Sept. 14, 2020
Editor’s Note: This is a regular monthly column from Colorado Parks and Wildlife about state parks by a career park ranger.
Rangers go extra miles to help nonnative creature found in danger in campground
By Darcy Mount
Eleven Mile State Park Manager
LAKE GEORGE, Colo. – When new rangers are in training, a common phrase we hear is “we cannot train you for everything that may happen, because anything can happen.”
One of those “anythings” happened in July at Eleven Mile State Park.
I was in my office when a seasonal ranger said a visitor had found an iguana in one of our campgrounds. My first reaction was “sure they did.”
I have responded to calls of eagles struggling in the water. I’ve had a gull wrapped in fishing line. I’ve answered calls about skunks that were actually raccoons. And there was a report of a fox that was, in fact, a Labrador.
So when I heard an inguana had taken up residence in the campground, I was skeptical.
After all, iguanas are heat-loving natives of the tropics. They can’t survive at 8,600 feet altitude, where our average high in January is just 32 degrees and the average low is a brisk -2 degrees. Pretty tough sledding for an animal that can’t regulate its body temperature.
Imagine my surprise when I confirmed there was, in fact, an iguana in our campground. A camper saw it before going to bed one night and then found it the next day on the edge of his boat.
The camper assumed the iguana had escaped from another guest. And it was not a bad guess.
Unbelievably, people bring a lot of different pets on their camping trips: ferrets, snakes, parrots, cats, etc.
The camper watched the iguana and realized it was trying to warm itself by soaking up heat from his metal boat. When he approached the lizard, it didn’t try to run. In fact, it let him pick it up without a fight. He quickly determined the iguana was dangerously cold.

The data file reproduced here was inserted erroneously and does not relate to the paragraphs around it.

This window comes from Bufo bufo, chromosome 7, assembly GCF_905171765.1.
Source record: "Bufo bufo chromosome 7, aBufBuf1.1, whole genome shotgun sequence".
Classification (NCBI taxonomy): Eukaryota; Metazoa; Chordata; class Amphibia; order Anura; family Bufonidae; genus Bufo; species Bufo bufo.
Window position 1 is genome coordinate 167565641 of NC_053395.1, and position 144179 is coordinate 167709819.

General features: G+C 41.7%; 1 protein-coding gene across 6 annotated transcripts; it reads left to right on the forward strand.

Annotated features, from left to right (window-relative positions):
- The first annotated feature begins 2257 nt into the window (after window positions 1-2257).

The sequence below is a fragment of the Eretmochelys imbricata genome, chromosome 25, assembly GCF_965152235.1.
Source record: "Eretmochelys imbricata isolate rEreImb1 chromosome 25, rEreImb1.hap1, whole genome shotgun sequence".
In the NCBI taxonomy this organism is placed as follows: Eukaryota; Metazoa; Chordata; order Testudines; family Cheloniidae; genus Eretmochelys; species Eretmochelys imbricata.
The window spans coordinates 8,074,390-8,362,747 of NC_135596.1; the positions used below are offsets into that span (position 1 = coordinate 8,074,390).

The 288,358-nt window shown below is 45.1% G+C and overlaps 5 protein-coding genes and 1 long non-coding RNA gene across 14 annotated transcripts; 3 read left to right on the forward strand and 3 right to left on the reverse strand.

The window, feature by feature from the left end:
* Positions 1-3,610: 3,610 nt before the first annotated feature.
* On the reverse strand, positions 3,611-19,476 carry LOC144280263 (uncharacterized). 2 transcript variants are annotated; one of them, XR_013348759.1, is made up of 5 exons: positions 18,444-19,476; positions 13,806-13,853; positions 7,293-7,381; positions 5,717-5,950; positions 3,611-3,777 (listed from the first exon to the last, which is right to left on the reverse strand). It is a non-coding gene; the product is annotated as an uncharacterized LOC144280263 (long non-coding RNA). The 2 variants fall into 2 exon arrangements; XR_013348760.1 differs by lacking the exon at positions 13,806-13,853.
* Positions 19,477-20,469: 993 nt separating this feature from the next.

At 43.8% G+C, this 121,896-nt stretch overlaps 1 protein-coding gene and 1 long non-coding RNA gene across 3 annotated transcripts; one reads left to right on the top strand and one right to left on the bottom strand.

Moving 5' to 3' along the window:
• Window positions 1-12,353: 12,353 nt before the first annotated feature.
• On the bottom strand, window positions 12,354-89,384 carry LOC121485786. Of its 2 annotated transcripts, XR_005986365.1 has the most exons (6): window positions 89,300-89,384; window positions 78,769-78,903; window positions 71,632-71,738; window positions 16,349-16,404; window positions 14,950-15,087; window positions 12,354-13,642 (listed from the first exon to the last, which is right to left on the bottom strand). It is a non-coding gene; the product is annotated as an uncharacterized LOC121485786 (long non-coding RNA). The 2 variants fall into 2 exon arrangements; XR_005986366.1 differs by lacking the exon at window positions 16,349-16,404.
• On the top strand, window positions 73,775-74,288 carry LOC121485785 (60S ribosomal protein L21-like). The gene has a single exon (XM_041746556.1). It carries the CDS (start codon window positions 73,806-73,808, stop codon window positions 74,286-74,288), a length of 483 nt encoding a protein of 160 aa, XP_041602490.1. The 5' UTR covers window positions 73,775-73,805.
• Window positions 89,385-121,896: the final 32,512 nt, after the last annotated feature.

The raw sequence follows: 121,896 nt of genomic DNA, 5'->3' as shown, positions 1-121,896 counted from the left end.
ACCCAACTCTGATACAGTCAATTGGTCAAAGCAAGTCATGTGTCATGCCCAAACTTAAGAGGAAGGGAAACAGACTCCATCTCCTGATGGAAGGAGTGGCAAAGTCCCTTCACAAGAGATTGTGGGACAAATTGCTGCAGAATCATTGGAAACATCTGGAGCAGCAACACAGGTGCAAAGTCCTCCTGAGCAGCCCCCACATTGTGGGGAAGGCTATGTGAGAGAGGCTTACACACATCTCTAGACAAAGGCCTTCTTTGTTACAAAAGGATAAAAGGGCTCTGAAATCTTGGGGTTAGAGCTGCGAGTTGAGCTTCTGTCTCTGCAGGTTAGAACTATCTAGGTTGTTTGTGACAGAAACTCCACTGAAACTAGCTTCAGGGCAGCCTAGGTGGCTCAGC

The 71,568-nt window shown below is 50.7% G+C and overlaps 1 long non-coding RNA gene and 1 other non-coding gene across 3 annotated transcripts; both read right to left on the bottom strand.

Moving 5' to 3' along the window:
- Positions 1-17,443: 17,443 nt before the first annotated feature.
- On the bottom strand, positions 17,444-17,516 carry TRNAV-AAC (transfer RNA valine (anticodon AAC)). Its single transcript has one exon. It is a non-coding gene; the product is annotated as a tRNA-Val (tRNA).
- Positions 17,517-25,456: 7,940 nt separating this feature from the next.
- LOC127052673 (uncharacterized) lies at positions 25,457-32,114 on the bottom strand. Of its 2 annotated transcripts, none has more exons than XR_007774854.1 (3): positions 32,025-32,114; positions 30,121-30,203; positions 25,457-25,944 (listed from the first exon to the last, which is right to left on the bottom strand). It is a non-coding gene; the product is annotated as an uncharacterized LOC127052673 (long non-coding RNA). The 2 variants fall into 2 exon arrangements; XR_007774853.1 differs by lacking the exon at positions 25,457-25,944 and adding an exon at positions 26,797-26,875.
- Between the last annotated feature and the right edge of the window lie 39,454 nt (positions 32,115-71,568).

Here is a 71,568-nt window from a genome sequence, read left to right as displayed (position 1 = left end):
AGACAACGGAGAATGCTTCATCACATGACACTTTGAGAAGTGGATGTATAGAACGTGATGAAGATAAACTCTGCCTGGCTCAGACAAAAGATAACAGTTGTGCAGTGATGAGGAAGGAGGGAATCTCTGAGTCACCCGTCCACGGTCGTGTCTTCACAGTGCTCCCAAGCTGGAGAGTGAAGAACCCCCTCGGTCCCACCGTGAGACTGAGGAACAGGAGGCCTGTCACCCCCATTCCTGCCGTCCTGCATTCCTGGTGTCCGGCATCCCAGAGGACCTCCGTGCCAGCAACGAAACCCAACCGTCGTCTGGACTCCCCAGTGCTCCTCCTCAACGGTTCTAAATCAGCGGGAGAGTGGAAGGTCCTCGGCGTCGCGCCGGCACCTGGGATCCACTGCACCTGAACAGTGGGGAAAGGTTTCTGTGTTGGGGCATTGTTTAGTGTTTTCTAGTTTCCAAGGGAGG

The next big question for us was: “Well, now what?” I assumed it was an escapee from a visitor, so we had to keep it in case someone reported him missing. But we don’t really have an “iguana section” in our Lost and Found box.
So it became my office mate.
Lucky for the iguana that I am a snake keeper and I know the importance of keeping reptiles warm. Even luckier, I happened to have an extra heat lamp handy. The rest of my staff came to the rescue, as well.
Our ranger Derek attached the light to a large dog crate. Then we arranged a space heater to keep the floor warm. Other staff brought in fresh fruits and veggies to feed it.
We named the iguana Miles. Soon as it warmed up, Miles had the run of my office. During the day, Miles alternated between basking under his light and exploring the office. His favorite spot was the back of my chair. He spent hours on it sleeping or looking around.
A not-so-fun fact, I am not a tropical creature. My thermostat runs warm so I like things cool. But to keep Miles alive, I had to turn my office into a sauna.